ConfD – making your network elements programmable

Tail-F, originally a Swedish company bought over by Cisco Systems, created a management agent software framework for network elements and applications – ConfD. If employed as a part of software – ConfD allows to be programmability an inherent part of it. This post will us a very tangible example of its power – while Linux natively doesn’t offer NETCONF to manage interfaces – with use of ConfD and special program that makes use of it – programmability is made possible.

ConfD uses, what most of up-to-speed network engineers should know, YANG – a data modeling language for NETCONF (if we treat NETCONF as a new SNMP then YANG is like SMI – “special version” of ASN.1 was for SNMP) – better description can be found here:

The way to depict what ConfD does is – let’s say if you create your own program that acts as a router and you need a CLI for e.g. show ip route and additionally you would like to have a possibility to check routes over the NETCONF then it’s going to be done automatically for you. ConfD will run as a process next to your routing process and will manage it’s configuration, offer CLI and NETCONF (also RESTCONF/SNMP/WebAPI if Premium version is used). Of course that means that a if you want to implement ConfD shall be a part of implementing your software, whole configuration, CLIs etc.

There are 2 versions of confd available – free (basic) and more capable (paid) premium – comparison can be found here:

More on how ConfD works and its composition (for example there is a database – CDB – that keeps the config) can be found on Tail-F site.

Let’s get to business, demonstration of how it can be used is based on:

  • confd basic 6.3
  • ydk 0.7.1 (there will be a separate post on ydk, installation, usage and what is it)

The very reason for using confd 6.3 is that newer versions i.e. 6.4 and 6.6 use YDK 1.1 for modelling and example program I wanted to test with YDK on newer confd versions uses YANG 1.1 while YDK has just partial support for it (full support is for YDK 1.0 – RFC 6020).

In order to install confd:

  1. Download the 6.3 and 6.4 versions appropriate for you os from
  2. Install it:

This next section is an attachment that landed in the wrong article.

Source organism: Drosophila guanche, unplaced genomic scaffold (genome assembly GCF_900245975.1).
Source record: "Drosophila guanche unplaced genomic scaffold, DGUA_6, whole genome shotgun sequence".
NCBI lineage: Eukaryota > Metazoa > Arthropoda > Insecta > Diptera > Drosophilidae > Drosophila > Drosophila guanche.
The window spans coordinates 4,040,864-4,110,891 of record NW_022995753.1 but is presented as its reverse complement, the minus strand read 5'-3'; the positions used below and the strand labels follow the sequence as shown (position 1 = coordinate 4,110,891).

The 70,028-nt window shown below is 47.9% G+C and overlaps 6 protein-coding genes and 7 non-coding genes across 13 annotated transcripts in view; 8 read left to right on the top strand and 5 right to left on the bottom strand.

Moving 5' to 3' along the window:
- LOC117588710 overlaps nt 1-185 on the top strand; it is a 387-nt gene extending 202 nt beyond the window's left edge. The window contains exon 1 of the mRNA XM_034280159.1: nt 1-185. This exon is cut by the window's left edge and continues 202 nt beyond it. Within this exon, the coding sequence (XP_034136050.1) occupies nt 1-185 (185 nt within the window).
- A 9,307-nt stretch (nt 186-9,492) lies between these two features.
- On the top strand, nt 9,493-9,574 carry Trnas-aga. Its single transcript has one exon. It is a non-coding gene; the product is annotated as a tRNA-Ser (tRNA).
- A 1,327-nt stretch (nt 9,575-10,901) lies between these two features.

3. Source confdrc file (so as to have access to confd cli tools:

  4. Run some example intro example:

  5. access confd CLI by running confd_cli command unless you started using make cli that takes you directly to CLI


Run the example:

Example I would like to use is called linuxcfg but id doesn’t work out of the box. When both versions 6.3.and 6.4 are installed the Makefile in ipmibs directory must be overwritten in 6.3 examples folder:

When this is done you can compile the example.

ip a from linux level:

show ip ipAddressEntry from confd level:

Ok so maybe output is not ideal like… IP addressing in HEX.

You can also use pipes and regex to filter what you only need, you can save output, export to csv, json, curly-braces (like Juniper CLI) etc.

From now on you are on your own….just kiddn’ in the next post I will show how to setup YDK and query linucfg over NETCONF with YANG models provided with this example. Now we have a running linuxcfg with confd that exposes NETCONF. More to follow…

Modifying virtual machine images

What to do when you have a virtual machine image and for a example you need to some files contents like ssh config or so? Modified images can be uploaded to glance – repeating same step after running several VMs of the same type can be easily avoided in this way.

There are few tools that can be used for that purpose and are extremely powerful (most importantly, these are usually run in place :

Example – install wireshark & nmap in an RHEL minimal install image (we assume there is Internet access from a machine running virt-customize command) – below is basically running locally a VM, modifying it and saving the changes to the image.

Example – modify ssh server config. Following edits a file in a filesystems and saves the changes to the image.

Guestfish gives access to the filesystem – it is more powerful the virt-edit in a sense that it allows browsing through the filesystems rather than modifying a file that you know a path for. You can also create new files and add contents to them. Example sequence of step to perform is as follows:


2) guestfish -a <qcow2/img>

3) run

4) list-filesystems

5) mount <root_filesystem> /

6) modify files

7) umount /

8) exit

Increase LV size of a qcow2 image